Never say never... Never say NO way, and never listen to someone who advises you to pass up a legitimate claim because you lack "proof". You CAN and you SHOULD come up with a reasonable estimate, as noted in Couzens last paragraph. You can get an accurate history of stock prices and splits from the company and/or the library or from a web search. Then you can assume a some rate of purchase over the years (constant dollars or constant share quantities or?). You can be aggressive or conservative as you choose. But if you don't choose, you lose. So go for it; the worst you have is the rather remote chance of a negotiation at some future date. If you do your homework, you have a good position from which to negotiate. As to the premise that the broker is not responsible, tell me please for what are we paying a commission? Virtually no one holds stock cirtificates anymore. If you purchase stocks from the broker who later sells them for you, it is absolutely reasonable to hold him responsible for providing that information (as many brokerages do) along with the 1099B. If you transfer shares (or your great grandmother's cirtificates) into a brokerage account, it is also absolutely reasonable to ask the broker to establish a basis at the time of transfer and to then provide that info along with the 1099B. The IRS could and should require that information on the 1099B.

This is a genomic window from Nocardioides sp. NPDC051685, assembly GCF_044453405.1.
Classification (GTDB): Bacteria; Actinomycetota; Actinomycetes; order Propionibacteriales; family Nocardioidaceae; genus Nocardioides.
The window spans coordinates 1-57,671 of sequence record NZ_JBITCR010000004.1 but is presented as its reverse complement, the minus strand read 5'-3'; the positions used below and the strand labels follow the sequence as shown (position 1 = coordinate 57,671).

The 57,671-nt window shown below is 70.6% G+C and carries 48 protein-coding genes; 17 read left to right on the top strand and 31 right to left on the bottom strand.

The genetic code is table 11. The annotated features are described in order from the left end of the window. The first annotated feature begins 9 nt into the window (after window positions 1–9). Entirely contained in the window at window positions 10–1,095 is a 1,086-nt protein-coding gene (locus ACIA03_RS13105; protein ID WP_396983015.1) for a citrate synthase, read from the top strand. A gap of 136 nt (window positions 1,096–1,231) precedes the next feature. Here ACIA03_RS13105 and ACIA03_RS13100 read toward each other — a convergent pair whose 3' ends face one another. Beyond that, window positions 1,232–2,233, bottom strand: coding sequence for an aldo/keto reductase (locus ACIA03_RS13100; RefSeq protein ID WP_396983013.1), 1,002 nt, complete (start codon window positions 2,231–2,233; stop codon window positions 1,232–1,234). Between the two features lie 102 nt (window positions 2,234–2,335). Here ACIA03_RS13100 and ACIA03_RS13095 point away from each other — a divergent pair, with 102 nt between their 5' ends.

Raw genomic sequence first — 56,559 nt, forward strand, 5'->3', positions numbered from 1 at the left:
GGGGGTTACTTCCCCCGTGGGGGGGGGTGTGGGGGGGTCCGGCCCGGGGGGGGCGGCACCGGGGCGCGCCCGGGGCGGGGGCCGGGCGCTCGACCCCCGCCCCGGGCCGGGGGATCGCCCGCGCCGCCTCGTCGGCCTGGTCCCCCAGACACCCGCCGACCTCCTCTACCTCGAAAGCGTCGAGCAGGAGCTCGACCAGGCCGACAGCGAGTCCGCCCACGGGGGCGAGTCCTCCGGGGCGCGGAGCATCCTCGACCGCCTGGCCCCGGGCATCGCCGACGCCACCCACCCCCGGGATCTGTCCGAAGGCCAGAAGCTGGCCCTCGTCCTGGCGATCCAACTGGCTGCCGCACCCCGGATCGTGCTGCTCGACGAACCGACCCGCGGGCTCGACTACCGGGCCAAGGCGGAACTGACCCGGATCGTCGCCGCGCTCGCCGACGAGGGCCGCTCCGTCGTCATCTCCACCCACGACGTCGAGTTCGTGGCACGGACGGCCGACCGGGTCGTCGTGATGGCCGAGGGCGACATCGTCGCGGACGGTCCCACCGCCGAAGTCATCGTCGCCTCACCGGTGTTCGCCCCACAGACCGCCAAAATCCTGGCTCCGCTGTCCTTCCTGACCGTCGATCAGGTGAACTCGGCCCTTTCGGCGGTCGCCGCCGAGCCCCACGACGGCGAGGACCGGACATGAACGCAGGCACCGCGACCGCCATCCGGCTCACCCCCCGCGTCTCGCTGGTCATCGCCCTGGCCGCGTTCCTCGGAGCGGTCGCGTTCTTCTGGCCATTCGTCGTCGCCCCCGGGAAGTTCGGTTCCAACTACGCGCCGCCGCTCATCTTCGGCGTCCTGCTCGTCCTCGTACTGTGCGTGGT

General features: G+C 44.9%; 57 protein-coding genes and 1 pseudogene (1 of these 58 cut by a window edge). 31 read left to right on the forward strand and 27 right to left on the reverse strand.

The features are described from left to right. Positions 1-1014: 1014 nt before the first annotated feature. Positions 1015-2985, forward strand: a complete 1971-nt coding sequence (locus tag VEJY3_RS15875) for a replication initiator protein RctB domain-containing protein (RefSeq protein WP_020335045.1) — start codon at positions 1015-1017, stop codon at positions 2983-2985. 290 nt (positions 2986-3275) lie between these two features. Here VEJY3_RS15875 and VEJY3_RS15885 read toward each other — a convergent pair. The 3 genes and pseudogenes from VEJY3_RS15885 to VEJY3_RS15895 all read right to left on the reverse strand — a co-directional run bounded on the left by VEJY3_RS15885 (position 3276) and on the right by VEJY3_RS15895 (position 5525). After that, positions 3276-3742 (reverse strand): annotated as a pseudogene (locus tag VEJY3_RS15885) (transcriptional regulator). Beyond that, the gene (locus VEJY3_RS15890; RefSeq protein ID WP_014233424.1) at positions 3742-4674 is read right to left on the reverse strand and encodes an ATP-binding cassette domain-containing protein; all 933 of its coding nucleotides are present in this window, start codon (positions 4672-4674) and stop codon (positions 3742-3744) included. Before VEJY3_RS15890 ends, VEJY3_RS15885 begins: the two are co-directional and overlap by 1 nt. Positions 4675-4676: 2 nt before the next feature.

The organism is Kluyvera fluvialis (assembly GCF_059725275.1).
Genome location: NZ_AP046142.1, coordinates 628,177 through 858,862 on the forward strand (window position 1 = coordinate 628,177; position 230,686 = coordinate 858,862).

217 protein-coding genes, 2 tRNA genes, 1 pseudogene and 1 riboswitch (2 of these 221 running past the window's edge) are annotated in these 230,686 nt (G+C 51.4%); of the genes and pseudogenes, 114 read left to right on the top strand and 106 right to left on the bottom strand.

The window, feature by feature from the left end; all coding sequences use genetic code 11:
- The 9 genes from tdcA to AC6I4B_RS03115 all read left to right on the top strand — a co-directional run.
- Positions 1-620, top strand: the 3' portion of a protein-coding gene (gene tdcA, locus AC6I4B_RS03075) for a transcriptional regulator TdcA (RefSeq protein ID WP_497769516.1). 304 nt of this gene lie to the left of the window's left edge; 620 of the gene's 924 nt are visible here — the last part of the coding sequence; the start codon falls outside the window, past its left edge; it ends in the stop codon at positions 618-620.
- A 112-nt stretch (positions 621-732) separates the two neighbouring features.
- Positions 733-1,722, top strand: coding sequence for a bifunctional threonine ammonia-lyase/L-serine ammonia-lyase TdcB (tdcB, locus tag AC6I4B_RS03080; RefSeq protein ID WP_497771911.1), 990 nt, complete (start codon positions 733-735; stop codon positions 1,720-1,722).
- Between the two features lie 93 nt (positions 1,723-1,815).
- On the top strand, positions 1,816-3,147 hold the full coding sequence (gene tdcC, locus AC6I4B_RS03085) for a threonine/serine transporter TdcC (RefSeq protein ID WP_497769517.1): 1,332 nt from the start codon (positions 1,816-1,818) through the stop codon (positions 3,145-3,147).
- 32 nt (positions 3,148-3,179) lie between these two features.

Best Of |
Favorites & Replies |
Start a New Board |
My Fool |
BATS data provided in real-time. NYSE, NASDAQ and NYSEMKT data delayed 15 minutes.
Real-Time prices provided by BATS. M